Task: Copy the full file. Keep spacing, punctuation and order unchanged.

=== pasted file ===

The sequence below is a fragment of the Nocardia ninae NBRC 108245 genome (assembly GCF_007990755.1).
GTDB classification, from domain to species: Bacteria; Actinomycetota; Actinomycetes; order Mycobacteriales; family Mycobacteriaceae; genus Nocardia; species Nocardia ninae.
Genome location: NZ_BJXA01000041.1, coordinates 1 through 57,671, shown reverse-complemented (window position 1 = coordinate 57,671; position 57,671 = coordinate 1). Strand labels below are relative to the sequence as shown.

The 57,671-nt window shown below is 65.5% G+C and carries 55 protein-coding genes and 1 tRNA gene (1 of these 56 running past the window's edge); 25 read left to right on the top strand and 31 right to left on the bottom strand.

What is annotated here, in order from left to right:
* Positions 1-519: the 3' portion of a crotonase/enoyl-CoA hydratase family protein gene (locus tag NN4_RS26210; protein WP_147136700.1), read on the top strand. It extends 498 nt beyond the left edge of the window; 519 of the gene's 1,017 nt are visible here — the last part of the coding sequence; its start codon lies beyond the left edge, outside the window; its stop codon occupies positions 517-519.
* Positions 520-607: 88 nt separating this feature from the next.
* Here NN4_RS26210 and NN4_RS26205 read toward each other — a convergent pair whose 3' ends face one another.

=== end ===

The sequence below is a fragment of the Nocardia ninae NBRC 108245 genome (assembly GCF_007990755.1).
GTDB classification, from domain to species: Bacteria; Actinomycetota; Actinomycetes; order Mycobacteriales; family Mycobacteriaceae; genus Nocardia; species Nocardia ninae.
Genome location: NZ_BJXA01000041.1, coordinates 1 through 57,671, shown reverse-complemented (window position 1 = coordinate 57,671; position 57,671 = coordinate 1). Strand labels below are relative to the sequence as shown.

The 57,671-nt window shown below is 65.5% G+C and carries 55 protein-coding genes and 1 tRNA gene (1 of these 56 running past the window's edge); 25 read left to right on the top strand and 31 right to left on the bottom strand.

What is annotated here, in order from left to right:
* Positions 1-519: the 3' portion of a crotonase/enoyl-CoA hydratase family protein gene (locus tag NN4_RS26210; protein WP_147136700.1), read on the top strand. It extends 498 nt beyond the left edge of the window; 519 of the gene's 1,017 nt are visible here — the last part of the coding sequence; its start codon lies beyond the left edge, outside the window; its stop codon occupies positions 517-519.
* Positions 520-607: 88 nt separating this feature from the next.
* Here NN4_RS26210 and NN4_RS26205 read toward each other — a convergent pair whose 3' ends face one another.